When you look up a specific URL (or domain) Fetch as Google gives you two tabs of information: fetching, which displays the HTTP response of the specified URL; and rendering, which runs all resources on the page, provides a visual comparison of what Googlebot sees against what (Google estimates) the user sees and lists all resources Googlebot was not able to acquire.
For an analysis application, the rendering tab is where you need to look. Begin by checking the rendering images to ensure both Google and the user are seeing the same thing. Next, look at the list to see what resources were unreachable by Googlebot and why. If the visual elements are not displaying a complete page and/or important page elements are being blocked from Googlebot, there is an indication that the page is experiencing some rendering issues and may perform poorly in the search engine.
Additional tools for investigating rendering issues:
Checking backlink trends
Quality backlinks are extremely important for making a strong web page, as they indicate to search engines a page’s reliability and trustworthiness. Changes to a backlink profile could easily affect how it is ranked in the SERPs, so checking this is important for any webpage/website analysis. A testament to its importance, there are several tools dedicated to backlinks analytics. However, I have a preference for the site Ahrefs due to its comprehensive yet simple layout, which makes it great for on-the-spot research.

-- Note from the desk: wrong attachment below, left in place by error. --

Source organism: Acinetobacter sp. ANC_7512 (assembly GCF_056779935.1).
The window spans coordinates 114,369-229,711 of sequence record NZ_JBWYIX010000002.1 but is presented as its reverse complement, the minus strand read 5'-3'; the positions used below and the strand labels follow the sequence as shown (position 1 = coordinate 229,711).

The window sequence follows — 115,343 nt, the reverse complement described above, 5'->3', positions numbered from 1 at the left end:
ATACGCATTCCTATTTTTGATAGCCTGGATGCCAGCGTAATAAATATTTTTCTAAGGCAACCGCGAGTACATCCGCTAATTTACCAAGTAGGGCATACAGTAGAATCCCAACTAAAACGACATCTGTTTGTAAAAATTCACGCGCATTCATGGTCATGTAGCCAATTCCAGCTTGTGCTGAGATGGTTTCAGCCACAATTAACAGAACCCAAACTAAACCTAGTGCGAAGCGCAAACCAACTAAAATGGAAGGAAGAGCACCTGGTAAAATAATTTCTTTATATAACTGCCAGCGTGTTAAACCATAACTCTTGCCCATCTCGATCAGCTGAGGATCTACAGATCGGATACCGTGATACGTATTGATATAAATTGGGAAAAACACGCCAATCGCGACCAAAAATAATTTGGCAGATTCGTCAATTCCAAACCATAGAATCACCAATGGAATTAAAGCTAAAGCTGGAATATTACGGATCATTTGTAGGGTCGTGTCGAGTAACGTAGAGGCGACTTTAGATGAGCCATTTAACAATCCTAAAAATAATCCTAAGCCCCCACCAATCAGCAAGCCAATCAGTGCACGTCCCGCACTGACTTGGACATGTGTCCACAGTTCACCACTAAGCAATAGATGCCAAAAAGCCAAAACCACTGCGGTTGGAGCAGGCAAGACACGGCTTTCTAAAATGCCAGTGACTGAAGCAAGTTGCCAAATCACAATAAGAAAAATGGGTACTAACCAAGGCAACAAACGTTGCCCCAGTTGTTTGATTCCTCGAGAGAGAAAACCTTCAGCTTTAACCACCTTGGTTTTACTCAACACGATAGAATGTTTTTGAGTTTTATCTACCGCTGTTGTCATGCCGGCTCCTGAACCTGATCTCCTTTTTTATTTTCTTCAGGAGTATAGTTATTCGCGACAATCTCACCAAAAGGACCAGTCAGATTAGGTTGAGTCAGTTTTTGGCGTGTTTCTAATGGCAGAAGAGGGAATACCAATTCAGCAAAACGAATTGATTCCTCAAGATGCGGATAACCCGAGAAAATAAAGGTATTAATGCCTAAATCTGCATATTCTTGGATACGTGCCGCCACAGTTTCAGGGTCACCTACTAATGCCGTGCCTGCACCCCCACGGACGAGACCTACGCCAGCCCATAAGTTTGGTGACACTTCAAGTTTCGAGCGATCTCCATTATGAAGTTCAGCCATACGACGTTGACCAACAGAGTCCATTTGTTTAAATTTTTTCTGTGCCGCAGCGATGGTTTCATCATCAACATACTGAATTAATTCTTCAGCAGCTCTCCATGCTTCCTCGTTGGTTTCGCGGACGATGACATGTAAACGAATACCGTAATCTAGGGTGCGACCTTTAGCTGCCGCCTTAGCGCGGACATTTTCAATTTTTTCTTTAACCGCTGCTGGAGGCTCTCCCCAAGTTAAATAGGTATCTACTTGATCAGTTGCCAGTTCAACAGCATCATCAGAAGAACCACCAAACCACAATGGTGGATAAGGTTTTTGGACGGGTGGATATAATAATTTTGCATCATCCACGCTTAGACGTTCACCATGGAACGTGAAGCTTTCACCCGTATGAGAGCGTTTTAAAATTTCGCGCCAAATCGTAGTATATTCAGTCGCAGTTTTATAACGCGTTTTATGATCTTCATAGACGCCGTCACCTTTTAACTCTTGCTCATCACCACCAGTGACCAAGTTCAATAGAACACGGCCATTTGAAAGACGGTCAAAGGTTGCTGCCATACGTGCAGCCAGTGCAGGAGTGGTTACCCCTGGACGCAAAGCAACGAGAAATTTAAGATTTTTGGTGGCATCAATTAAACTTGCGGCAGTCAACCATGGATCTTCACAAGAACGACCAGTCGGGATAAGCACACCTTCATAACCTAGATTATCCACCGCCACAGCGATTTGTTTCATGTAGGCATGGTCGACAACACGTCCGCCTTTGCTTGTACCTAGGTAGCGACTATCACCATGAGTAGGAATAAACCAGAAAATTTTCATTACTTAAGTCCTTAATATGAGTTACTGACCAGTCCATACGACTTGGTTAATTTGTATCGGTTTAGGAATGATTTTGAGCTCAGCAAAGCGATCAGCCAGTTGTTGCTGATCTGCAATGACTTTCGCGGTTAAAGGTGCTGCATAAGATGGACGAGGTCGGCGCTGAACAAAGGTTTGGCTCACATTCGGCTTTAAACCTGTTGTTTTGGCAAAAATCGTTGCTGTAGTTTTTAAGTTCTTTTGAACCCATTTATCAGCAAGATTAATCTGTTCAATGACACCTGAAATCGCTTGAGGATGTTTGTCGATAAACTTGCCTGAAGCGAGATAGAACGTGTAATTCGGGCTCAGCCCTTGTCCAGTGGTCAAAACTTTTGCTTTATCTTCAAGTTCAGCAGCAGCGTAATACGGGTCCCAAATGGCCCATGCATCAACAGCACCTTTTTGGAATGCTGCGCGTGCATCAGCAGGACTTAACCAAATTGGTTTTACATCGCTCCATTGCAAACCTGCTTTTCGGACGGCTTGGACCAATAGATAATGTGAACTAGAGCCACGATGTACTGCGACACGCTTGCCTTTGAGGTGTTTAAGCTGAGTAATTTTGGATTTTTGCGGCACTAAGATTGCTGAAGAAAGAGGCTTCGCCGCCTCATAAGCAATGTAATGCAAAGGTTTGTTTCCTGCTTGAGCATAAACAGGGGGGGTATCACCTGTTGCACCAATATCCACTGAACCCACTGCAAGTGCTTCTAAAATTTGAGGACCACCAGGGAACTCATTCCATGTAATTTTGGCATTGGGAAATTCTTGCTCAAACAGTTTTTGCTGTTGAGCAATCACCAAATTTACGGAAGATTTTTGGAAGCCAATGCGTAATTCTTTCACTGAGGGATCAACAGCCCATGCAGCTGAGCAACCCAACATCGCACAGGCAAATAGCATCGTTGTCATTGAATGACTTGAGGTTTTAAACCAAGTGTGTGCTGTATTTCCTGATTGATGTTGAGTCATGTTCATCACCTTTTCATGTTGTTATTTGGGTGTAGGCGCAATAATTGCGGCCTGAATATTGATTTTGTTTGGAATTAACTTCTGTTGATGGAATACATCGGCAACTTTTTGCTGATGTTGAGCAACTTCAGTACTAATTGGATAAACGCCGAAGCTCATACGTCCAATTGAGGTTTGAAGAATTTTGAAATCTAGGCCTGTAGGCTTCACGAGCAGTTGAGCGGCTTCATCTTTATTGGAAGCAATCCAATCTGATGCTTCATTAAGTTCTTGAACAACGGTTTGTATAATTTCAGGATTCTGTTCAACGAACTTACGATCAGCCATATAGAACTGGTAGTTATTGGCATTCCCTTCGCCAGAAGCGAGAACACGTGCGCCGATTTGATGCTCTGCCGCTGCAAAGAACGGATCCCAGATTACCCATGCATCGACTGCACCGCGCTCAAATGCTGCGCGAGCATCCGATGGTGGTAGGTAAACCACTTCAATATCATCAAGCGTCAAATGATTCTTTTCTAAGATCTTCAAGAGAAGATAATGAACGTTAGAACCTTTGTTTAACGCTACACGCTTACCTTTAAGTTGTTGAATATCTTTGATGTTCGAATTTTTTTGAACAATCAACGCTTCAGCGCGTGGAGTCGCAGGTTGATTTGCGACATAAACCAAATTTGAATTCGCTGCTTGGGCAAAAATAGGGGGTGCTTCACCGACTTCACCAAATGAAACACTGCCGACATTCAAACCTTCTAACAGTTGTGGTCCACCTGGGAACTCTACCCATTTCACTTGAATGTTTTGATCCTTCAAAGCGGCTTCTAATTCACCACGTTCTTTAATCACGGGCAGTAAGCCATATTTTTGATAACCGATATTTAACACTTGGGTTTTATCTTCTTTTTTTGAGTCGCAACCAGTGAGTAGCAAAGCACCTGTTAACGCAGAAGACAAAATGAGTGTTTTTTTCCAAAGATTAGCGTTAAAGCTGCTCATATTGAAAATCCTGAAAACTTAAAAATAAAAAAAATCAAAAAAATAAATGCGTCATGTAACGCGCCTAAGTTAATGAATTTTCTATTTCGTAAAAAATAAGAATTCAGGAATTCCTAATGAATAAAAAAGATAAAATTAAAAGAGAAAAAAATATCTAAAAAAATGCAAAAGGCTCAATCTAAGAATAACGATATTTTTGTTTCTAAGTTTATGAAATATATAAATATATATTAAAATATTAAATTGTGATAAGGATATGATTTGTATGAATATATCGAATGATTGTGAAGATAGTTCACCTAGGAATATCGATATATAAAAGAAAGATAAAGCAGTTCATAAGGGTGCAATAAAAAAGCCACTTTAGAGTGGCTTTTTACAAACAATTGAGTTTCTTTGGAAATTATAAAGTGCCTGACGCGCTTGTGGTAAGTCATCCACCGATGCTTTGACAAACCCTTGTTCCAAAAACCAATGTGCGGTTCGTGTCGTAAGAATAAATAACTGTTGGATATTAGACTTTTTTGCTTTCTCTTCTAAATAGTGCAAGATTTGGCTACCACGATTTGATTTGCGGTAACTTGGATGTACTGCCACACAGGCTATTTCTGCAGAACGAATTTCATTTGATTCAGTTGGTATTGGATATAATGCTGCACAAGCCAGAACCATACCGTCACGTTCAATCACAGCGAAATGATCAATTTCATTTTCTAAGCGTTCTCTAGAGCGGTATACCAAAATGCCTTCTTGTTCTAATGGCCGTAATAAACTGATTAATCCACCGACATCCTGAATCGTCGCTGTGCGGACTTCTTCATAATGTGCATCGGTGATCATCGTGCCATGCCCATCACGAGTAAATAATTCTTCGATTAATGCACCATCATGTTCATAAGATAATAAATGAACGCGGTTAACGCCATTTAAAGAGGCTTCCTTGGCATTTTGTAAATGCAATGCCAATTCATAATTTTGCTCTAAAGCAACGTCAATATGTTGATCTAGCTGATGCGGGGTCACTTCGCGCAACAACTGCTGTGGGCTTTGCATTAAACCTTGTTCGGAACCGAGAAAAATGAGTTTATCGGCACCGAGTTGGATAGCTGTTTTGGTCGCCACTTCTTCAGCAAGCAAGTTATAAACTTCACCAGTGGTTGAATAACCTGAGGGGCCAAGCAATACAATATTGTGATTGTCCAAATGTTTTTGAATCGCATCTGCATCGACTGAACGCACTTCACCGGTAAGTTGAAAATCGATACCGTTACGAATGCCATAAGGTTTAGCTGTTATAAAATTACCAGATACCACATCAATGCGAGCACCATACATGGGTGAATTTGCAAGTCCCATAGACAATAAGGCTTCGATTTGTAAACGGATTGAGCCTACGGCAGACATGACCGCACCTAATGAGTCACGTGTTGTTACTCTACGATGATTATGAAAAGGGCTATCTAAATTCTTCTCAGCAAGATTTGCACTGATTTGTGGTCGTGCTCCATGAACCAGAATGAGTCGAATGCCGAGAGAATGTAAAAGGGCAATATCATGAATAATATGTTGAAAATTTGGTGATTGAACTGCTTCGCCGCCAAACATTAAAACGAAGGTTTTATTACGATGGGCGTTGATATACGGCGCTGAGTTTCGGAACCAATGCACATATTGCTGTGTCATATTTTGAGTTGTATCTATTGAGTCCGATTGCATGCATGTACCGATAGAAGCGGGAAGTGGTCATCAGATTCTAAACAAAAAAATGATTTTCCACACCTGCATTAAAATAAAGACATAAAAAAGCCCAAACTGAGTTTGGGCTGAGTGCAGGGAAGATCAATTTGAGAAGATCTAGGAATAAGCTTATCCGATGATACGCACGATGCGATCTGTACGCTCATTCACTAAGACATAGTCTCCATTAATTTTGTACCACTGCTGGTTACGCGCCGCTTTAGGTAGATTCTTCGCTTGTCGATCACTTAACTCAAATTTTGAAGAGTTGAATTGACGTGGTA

An SEO tool well known for its backlink reporting capabilities, Ahrefs measures several backlink performance factors and displays them in a series of dashboards and graphs. While there is plenty to review, for most analysis purposes I find the “Backlinks” metric and “New & lost backlinks” graph to be the best places to focus.
Located under the Site Explorer tab, “Backlinks” identifies the total number of backlinks pointing to a target website or URL. It also shows the quantitative changes in these links over the past 7 days with the difference represented by either a red (negative growth) or green (positive growth) subscript. In a practical setting, this information is ideal for providing quick insight into current backlink trend changes.
Under the same tab, the “New & lost backlinks” graph provides details about the total number of backlinks gained and lost by the target URL over a period of time.
The combination of these particular features works very well for common backlink analytics, such as tracking backlinks profile changes and identifying specific periods of link growth or decline.
Additional tools for checking backlink trends:
Creating your toolbox
This is only a sample of tools you can use for your SEO analyses and there are plenty more, with their own unique strengths and capabilities, available to you. So make sure to do your research and play around to find what works.
And if you are to take away only one thing from this post, just remember that as you work to build your own personal toolbox what you choose to include should best work for your needs and the needs of your clients.
The SEO Apprentice’s Toolbox: Gearing Up for Analysis was originally posted by Video And Blog Marketing